Author ORCID Identifier
Case School of Engineering
Mechanical & Aerospace Engineering
Center for Integration of Medicine and Innovative Technology (CIMIT), U.S. Army Medical Research Acquisition Activity Cooperative Agreement; Coulter Foundation Early Career Award; U.S. Army Medical Research and Materiel Command (USAMRMC); Telemedicine and Advanced Technology Research Center (TATRC)
Decellularization and cellularization of organs have emerged as disruptive methods in tissue engineering and regenerative medicine. Porous hydrogel scaffolds have widespread applications in tissue engineering, regenerative medicine and drug discovery as viable tissue mimics. However, the existing hydrogel fabrication techniques suffer from limited control over pore interconnectivity, density and size, which leads to inefficient nutrient and oxygen transport to cells embedded in the scaffolds. Here, we demonstrated an innovative approach to develop a new platform for tissue engineered constructs using live bacteria as sacrificial porogens. E.coli were patterned and cultured in an interconnected three-dimensional (3D) hydrogel network. The growing bacteria created interconnected micropores and microchannels. Then, the scafold was decellularized, and bacteria were eliminated from the scaffold through lysing and washing steps. This 3D porous network method combined with bioprinting has the potential to be broadly applicable and compatible with tissue specific applications allowing seeding of stem cells and other cell types.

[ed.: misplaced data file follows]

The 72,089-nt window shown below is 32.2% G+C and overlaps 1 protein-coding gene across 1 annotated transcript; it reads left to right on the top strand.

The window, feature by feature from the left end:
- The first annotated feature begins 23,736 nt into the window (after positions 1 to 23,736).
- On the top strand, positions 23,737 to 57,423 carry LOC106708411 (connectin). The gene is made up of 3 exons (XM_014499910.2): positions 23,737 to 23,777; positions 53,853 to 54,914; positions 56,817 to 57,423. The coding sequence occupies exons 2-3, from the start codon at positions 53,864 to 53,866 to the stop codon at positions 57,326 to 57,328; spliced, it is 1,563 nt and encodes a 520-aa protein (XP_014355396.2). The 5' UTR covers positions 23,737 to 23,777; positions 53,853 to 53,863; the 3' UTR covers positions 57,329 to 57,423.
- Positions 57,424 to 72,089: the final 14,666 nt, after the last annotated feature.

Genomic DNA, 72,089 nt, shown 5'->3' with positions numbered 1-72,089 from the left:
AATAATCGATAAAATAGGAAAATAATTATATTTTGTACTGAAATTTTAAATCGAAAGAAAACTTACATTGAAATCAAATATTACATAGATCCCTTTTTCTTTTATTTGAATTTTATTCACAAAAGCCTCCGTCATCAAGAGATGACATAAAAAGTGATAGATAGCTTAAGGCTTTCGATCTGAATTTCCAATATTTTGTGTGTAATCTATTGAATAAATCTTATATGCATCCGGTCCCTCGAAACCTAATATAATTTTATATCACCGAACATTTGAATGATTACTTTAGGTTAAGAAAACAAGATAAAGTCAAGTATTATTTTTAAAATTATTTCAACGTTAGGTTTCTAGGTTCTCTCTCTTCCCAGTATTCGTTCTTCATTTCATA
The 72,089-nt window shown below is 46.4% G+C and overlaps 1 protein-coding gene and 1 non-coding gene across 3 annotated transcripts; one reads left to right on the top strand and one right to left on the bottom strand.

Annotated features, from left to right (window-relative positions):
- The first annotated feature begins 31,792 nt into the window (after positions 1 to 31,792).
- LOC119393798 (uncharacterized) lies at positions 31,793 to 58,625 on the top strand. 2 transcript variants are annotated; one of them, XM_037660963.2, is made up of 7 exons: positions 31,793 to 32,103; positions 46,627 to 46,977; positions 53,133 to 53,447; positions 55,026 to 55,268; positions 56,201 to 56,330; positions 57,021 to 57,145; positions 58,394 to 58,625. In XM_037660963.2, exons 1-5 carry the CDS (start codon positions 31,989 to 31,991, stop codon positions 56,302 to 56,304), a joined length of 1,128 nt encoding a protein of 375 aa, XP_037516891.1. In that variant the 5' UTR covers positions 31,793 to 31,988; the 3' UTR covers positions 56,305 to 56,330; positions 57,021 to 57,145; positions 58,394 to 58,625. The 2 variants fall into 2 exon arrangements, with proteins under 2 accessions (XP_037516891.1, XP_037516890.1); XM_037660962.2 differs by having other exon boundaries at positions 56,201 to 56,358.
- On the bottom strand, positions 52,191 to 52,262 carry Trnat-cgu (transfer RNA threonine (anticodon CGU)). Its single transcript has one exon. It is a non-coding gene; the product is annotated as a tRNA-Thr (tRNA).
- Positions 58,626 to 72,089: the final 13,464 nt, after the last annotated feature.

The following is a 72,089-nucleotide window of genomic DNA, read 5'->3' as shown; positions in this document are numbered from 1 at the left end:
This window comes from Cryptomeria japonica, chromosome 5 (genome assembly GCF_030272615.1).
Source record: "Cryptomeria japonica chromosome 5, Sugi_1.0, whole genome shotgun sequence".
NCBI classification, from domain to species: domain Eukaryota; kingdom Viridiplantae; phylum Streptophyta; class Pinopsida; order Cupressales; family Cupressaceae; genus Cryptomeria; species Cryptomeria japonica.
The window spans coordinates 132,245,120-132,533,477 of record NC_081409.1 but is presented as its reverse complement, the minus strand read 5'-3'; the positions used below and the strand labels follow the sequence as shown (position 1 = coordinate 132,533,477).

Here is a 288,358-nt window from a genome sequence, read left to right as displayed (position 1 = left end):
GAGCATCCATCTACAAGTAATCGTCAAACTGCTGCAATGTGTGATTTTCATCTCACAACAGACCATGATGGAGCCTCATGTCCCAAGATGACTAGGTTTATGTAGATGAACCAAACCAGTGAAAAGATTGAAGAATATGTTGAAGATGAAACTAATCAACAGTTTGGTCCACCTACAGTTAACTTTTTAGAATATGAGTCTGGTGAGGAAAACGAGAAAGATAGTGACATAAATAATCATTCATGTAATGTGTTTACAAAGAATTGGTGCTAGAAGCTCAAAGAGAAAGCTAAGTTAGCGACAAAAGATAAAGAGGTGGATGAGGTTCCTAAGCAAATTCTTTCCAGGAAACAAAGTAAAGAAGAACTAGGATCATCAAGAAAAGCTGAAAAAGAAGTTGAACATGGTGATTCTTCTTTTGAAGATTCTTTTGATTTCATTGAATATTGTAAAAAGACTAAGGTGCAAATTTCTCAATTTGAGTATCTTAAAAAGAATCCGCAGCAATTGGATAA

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Gurkan, Umut A., "Living Bacterial Sacrificial Porogens to Engineer Decellularized Porous Scaffolds" (2011). Faculty Scholarship. 24.